As the 2012 Mexican Presidential election gets closer, it seems increasingly likely that incumbent National Action Party (PAN) will not be able to maintain its rule. Current polls suggest the Institutional Revolution Party (PRI) will regain the presidency after 12 years out of power. PRI’s leading candidate, Enrique Pena Nieto, has a clear advantage; according to a recent poll he is 35 points ahead of his closest competitor.
A PRI victory in the 2012 elections surely will have an impact on current policies. Though the party will not be able to return to the authoritarian ways which characterized its rule prior to 2000, it is also very unlikely that PRI’s return will usher in a reformist wave. Pena Nieto’s candidacy has been formed through compromises which he will have to honor if he hopes to maintain his influence.
For instance, Pena’s has been unwilling to distance himself from PRI’s national president, Humberto Moriera, and has defended Moriera against his charges of forging documents to get bank credits in Coahula while governor of that state. Although Moreira has been harshly criticized both by the media and several PRI members, he has made political compromises that he cannot easily forego. As stated in The Economist, “With a federal investigation under way into millions of dollars in unexplained debts, it is surprising that Mr. Moreira still has his job.”
There is also the matter with Beltrones, chair of the Senate and the other contender for PRI’s presidential nomination. As shown by the ping-pong game between the Senate and the Chamber of Deputies, controlled by Pena, neither holds the other in high esteem. However, because Beltrones still holds considerable political clout within the party, an agreement will have to be reached to smooth Pena’s official nomination. This will further constrain his actions. For instance, one of Pena’s main proposals has been the privatization and opening of PEMEX to FDI, which Beltrones is completely opposed to.
Though the rising levels of violence have hurt the popularity of the incumbent PAN, most Mexicans support the presence of the military and navy in the streets. Therefore, it is not surprising that Pena has generally accepted that President Calderon did the right thing by taking a hard stance against cartels. However, he has criticized the process by which the government has addressed the problem of drug-trafficking as flawed.
Pena says more attention should be paid to intelligence, education, health and institution-building. During his visit to Georgetown University, he also noted Mexico’s lack of investment in security relative to other countries such as Colombia. Therefore, it seems that Pena would be more in favor of a “whole-of-government” approach to deal with cartels and would favor an increase in investment for security. Nevertheless, he still has not come up with specific proposals on how to achieve this. This is disconcerting: there has already been the effort to apply a whole-of-government approach in Ciudad Juarez (i.e. the project “We Are All Juarez”) which has not seen the expected outcomes. Pena will be dealing not with one city, but with a whole country.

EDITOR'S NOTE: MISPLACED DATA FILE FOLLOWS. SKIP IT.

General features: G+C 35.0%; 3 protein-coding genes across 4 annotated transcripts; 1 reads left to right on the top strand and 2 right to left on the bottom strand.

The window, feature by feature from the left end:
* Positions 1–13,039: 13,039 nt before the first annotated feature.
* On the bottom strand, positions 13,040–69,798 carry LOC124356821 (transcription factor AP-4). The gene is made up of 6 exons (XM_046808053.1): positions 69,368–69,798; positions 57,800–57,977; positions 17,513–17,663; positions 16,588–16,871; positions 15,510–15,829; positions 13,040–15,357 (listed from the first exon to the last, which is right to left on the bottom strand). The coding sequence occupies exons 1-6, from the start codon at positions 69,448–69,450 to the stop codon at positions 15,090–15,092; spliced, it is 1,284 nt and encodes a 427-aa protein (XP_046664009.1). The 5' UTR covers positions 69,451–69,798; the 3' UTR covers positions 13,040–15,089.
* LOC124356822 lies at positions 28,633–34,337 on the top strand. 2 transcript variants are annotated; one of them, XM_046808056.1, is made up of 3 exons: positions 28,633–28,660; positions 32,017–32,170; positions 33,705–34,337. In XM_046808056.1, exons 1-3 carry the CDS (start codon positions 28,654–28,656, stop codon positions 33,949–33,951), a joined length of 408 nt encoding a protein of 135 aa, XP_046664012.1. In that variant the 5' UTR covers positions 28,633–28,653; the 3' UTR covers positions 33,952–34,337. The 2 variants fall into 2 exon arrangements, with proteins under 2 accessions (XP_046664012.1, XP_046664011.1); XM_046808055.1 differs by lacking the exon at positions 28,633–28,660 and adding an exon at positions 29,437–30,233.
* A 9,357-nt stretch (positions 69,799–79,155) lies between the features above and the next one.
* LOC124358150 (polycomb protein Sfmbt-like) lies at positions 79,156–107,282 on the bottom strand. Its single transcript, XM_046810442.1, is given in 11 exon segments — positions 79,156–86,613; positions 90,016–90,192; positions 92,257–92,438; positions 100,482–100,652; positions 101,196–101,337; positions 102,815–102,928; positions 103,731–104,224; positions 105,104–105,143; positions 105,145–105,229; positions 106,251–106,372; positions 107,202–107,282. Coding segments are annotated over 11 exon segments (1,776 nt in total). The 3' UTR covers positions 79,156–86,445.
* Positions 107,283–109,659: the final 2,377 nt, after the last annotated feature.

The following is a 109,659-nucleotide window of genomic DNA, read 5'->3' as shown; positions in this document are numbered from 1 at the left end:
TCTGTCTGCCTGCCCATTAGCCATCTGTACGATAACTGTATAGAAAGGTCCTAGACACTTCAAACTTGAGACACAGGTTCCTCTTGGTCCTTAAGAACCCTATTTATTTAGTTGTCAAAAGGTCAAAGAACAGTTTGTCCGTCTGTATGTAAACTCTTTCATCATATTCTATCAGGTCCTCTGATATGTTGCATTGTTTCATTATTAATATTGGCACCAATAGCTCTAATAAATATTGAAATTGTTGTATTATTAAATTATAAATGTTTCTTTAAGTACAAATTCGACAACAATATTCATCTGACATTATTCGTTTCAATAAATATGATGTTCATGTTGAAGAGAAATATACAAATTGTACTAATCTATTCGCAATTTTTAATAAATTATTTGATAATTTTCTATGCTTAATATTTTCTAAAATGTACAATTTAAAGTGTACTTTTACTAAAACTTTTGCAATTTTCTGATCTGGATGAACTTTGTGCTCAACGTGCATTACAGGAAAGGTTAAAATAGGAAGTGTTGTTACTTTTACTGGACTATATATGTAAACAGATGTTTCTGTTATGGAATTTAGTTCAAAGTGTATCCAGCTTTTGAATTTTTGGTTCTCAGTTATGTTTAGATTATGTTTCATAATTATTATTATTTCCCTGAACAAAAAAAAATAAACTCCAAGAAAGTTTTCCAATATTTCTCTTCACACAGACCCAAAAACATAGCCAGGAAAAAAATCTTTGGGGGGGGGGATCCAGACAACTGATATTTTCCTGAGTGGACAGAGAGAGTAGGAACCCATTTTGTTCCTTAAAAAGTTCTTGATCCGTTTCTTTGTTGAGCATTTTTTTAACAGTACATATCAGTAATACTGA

Some people, especially in the US, worry about the effects of a PRI comeback for Mexico’s security policy. This is not surprising, since the past six years have been the most fruitful with regards to security and intelligence cooperation between both countries. There will certainly be changes; as already mentioned, Pena intends to modify Calderon’s strategy, though how he will do so, remains to be seen.
Yet arguments that warn about PRI’s pact with cartels, if the party wins the 2012 elections, are too bold. Unlike the 1970s, Pena, if elected president, will not have absolute power within his party. Over the past 12 years, governors have been PRI’s center of power and its source of economic and political capital. They have behaved like feudal lords in their states, controlling political appointments and having a say in all issues. Given the level of violence in Mexico, PRI governors in the northern states will not agree to any measure which might signal the retreat of the armed forces or a pact with the cartels. Not only would this be publicly unpopular, but it has already been shown that the state police forces are not sufficiently prepared to deal with the security problem.
 The whole-of-government approach recognizes that to deal with insurgencies / non-state actors (such as cartels) it is not enough to develop and implement a strategy which emphasizes the role of military and security forces; along with security, the political, economic, and social spheres are interdependent. Addressing the root causes of violence is necessary to defeat these violent non-state actors. To learn more about this, see: David H. Petraeus et al., The U.S. Army/Marine Corps Counterinsurgency Field Manual (Chicago: University of Chicago Press, 2007)
Alfredo Montufar-Helu Jiménez is a second year student in the Master of Science in Foreign Service program at Georgetown University. He previously worked for the Embassy of Mexico in Beijing.